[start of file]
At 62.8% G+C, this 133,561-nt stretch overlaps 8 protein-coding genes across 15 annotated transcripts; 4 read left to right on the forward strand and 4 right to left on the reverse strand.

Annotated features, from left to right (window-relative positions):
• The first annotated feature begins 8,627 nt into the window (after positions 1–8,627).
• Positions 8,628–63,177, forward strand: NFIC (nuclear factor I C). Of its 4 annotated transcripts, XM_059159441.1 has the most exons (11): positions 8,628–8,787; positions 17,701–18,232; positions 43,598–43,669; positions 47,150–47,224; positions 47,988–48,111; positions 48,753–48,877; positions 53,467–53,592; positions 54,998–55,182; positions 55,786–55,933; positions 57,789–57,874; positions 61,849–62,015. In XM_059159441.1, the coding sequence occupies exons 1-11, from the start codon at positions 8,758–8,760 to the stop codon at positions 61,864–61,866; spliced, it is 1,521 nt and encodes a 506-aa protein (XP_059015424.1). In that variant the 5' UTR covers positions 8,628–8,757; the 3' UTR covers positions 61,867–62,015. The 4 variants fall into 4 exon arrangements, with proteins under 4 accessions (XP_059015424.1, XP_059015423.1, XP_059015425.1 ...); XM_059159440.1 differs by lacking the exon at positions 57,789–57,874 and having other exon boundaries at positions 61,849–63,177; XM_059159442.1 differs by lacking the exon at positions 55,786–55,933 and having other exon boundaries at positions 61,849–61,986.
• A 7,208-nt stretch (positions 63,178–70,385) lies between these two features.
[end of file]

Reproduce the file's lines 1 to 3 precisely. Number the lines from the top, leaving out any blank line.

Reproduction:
At 62.8% G+C, this 133,561-nt stretch overlaps 8 protein-coding genes across 15 annotated transcripts; 4 read left to right on the forward strand and 4 right to left on the reverse strand.

Annotated features, from left to right (window-relative positions):
• The first annotated feature begins 8,627 nt into the window (after positions 1–8,627).